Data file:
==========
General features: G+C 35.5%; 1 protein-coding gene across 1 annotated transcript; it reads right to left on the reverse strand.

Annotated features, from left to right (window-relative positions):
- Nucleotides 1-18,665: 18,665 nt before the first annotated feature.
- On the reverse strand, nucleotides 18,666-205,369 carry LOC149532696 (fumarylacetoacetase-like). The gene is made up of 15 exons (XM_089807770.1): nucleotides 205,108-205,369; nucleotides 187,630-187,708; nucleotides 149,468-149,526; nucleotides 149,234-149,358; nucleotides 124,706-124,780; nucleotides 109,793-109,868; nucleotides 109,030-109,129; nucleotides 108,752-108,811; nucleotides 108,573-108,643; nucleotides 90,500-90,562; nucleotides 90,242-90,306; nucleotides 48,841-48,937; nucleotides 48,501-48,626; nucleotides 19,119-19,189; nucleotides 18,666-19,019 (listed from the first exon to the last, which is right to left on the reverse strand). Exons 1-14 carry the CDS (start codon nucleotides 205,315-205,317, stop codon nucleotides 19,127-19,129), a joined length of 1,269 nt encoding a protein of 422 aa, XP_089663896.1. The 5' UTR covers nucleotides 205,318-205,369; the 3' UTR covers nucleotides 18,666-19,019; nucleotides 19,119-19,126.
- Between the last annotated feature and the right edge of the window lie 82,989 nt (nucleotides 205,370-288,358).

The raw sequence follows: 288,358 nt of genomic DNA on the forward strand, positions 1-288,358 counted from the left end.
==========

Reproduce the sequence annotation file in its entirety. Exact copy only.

General features: G+C 35.5%; 1 protein-coding gene across 1 annotated transcript; it reads right to left on the reverse strand.

Annotated features, from left to right (window-relative positions):
- Nucleotides 1-18,665: 18,665 nt before the first annotated feature.
- On the reverse strand, nucleotides 18,666-205,369 carry LOC149532696 (fumarylacetoacetase-like). The gene is made up of 15 exons (XM_089807770.1): nucleotides 205,108-205,369; nucleotides 187,630-187,708; nucleotides 149,468-149,526; nucleotides 149,234-149,358; nucleotides 124,706-124,780; nucleotides 109,793-109,868; nucleotides 109,030-109,129; nucleotides 108,752-108,811; nucleotides 108,573-108,643; nucleotides 90,500-90,562; nucleotides 90,242-90,306; nucleotides 48,841-48,937; nucleotides 48,501-48,626; nucleotides 19,119-19,189; nucleotides 18,666-19,019 (listed from the first exon to the last, which is right to left on the reverse strand). Exons 1-14 carry the CDS (start codon nucleotides 205,315-205,317, stop codon nucleotides 19,127-19,129), a joined length of 1,269 nt encoding a protein of 422 aa, XP_089663896.1. The 5' UTR covers nucleotides 205,318-205,369; the 3' UTR covers nucleotides 18,666-19,019; nucleotides 19,119-19,126.
- Between the last annotated feature and the right edge of the window lie 82,989 nt (nucleotides 205,370-288,358).

The raw sequence follows: 288,358 nt of genomic DNA on the forward strand, positions 1-288,358 counted from the left end.